LATINO VOICES

Immigrant Youth Give Dianne Feinstein 'Donald Trump Award'

It's not meant to be an honor.

A group of mostly undocumented immigrant youth gave Sen. Dianne Feinstein (D-Calif.) the "Donald Trump Apprentice Award for Immigrant Fear Mongering" on Thursday to dissuade her from introducing bills that would force police to cooperate with immigration enforcement. 

Trump came under fire last month for saying many Mexican immigrants to the U.S. are criminals. The protesters, organized by undocumented activist group United We Dream, carried posters of Trump and took applications for the Trump organization to Feinstein's office, saying the senator could fill them out if she chooses to align herself with Trump's anti-immigrant rhetoric.

At a Senate Judiciary Committee hearing on Tuesday, Feinstein said that she was discussing a bill to require local law enforcement to notify ICE before releasing convicted felons suspected of being undocumented. The potential bill would be one of many released after an undocumented convicted criminal was charged for killing 32-year-old Kathryn Steinle in San Francisco this month.

Activists say that bills meant to make local law enforcement work with Immigration and Customs Enforcement, such as the one Feinstein is proposing, amount to an endorsement of Trump's view of immigrants. 

"I think this is a great way to make it known to these politicians, 'that is the kind of rhetoric you're supporting,'" said 21-year-old protester Astrid Diaz, whose parents are U.S. citizens. "Sanctuary cities allow undocumented communities to feel as though they can report any crimes, any injustices to the police, without fear of deportation."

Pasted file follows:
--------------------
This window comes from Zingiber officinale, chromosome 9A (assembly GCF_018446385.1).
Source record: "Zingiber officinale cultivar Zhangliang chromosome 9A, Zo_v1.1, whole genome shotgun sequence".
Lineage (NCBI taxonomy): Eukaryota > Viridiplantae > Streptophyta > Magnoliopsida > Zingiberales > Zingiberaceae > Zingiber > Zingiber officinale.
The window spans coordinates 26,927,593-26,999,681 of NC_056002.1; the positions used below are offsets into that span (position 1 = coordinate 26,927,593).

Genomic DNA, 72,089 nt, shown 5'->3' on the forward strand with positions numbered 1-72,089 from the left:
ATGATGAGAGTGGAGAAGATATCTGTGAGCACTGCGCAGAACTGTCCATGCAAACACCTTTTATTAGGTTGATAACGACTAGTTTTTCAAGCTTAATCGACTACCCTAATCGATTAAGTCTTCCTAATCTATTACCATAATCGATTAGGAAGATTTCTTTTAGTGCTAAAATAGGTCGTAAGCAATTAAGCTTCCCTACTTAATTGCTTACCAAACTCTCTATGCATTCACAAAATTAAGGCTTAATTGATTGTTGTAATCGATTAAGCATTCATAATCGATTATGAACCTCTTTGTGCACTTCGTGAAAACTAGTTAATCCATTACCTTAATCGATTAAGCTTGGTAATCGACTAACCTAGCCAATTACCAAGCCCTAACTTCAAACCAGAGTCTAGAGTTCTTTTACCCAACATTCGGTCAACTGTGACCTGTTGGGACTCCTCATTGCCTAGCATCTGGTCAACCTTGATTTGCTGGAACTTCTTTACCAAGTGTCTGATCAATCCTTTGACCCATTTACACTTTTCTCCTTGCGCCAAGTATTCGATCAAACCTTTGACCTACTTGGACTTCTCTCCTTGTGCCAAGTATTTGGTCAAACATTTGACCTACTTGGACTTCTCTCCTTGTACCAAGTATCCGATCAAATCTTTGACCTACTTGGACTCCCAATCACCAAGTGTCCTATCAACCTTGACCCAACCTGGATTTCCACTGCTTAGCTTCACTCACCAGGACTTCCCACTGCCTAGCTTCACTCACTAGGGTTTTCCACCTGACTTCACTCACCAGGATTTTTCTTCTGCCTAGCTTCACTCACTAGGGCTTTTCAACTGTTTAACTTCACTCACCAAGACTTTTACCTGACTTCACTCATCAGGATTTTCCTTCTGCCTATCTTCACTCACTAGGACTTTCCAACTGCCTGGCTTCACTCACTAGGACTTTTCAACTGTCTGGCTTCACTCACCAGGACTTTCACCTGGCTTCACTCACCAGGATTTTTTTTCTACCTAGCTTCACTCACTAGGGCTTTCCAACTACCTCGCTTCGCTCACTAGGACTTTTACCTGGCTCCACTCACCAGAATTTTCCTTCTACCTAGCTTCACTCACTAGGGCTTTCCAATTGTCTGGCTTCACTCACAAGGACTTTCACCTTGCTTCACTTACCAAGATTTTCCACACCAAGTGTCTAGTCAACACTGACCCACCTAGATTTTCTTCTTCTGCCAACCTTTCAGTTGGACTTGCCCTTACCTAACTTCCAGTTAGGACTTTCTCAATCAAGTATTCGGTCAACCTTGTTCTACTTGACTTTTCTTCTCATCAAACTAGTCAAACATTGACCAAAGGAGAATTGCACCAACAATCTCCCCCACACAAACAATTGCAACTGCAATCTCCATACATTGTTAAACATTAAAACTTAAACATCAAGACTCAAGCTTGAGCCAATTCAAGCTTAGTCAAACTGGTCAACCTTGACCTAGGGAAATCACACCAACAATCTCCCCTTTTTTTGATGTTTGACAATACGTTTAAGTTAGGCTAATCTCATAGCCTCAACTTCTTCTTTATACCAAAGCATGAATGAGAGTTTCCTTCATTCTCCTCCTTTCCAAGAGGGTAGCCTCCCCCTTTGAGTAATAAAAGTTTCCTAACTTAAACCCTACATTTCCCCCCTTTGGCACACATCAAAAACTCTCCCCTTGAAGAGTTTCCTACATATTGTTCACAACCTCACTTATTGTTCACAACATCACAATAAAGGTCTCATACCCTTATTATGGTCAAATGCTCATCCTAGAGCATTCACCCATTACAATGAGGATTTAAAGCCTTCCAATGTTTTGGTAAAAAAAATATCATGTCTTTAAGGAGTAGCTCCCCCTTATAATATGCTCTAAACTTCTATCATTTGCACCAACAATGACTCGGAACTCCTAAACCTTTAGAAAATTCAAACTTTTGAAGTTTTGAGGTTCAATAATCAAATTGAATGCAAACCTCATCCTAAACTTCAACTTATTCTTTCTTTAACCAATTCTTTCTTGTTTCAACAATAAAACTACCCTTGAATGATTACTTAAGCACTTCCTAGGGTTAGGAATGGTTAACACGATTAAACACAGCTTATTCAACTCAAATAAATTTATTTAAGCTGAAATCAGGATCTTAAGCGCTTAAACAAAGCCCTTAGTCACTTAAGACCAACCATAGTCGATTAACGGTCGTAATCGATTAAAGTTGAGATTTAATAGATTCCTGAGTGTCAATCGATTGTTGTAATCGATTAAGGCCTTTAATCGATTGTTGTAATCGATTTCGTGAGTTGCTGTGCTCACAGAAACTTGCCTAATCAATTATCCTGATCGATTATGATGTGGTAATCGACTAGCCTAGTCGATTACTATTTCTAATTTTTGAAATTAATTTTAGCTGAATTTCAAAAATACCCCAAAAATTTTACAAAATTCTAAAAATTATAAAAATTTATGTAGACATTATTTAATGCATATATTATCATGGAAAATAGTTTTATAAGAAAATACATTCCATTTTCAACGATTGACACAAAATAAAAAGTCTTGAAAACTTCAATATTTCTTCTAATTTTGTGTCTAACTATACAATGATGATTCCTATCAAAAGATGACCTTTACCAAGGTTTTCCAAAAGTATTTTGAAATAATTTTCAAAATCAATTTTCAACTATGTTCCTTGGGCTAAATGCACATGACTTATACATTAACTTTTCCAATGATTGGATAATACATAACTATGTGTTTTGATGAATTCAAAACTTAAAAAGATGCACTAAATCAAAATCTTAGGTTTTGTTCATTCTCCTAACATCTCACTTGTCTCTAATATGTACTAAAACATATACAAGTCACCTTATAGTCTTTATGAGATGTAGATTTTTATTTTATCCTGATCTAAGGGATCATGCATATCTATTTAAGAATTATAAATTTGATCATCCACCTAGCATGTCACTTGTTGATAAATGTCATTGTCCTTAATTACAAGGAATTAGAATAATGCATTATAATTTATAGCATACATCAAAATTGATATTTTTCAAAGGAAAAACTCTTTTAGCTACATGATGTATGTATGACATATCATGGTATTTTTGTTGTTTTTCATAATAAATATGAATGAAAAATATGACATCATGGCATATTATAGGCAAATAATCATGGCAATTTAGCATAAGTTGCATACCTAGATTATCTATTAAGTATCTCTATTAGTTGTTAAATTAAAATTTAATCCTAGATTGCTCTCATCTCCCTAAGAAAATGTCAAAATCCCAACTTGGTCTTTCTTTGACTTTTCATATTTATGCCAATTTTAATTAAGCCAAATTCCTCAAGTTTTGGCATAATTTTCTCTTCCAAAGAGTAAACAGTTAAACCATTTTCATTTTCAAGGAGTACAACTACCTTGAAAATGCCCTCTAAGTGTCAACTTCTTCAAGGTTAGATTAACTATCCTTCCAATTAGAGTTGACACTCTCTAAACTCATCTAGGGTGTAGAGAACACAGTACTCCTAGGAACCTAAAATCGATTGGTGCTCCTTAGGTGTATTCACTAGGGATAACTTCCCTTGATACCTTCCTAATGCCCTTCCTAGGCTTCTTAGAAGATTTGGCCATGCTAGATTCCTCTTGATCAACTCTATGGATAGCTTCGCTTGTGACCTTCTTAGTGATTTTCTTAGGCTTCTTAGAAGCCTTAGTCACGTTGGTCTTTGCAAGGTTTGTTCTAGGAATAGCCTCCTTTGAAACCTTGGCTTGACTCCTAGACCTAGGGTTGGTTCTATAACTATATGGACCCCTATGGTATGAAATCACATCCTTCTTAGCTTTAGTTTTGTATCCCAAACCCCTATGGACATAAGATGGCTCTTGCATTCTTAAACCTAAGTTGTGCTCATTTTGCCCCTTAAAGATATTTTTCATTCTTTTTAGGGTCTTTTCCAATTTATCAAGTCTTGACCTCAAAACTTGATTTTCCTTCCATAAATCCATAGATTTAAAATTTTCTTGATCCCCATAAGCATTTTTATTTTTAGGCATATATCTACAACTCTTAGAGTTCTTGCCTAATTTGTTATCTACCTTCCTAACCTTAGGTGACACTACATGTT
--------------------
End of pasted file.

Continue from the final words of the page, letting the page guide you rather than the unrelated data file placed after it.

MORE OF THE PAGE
The proposal Feinstein is considering would be less drastic than some other lawmakers' bills. Many Republicans want to deny federal law enforcement grants to jurisdictions that do not fully cooperate with ICE by holding individuals who would otherwise be released. The House approved such a bill on Thursday afternoon.

Feinstein downplayed the potential legislation to The Huffington Post.

"I wouldn't expect, in the Senate, that you would have any rapid action," she said. "The House might be different; they're probably moving a bill quickly. But we'll take some time."

The protesters did not speak to Feinstein. However, they told her staffers about their reluctance to call the police for fear of being deported. Undocumented immigrants still have a right to "feel like they have the basic human right to report injustices against them," Diaz said.

After the meeting, protester Shaila Ramos did not feel like she got the answer she was looking for.

"I felt like [a Feinstein staffer] used very manipulative language by saying that it is a black and white situation, when it's really not," Ramos said.

Clarification: This story has been updated to indicate that Feinstein said she was working on a bill to require notification to ICE about releasing undocumented immigrants previously convicted of a felony, not all undocumented immigrants.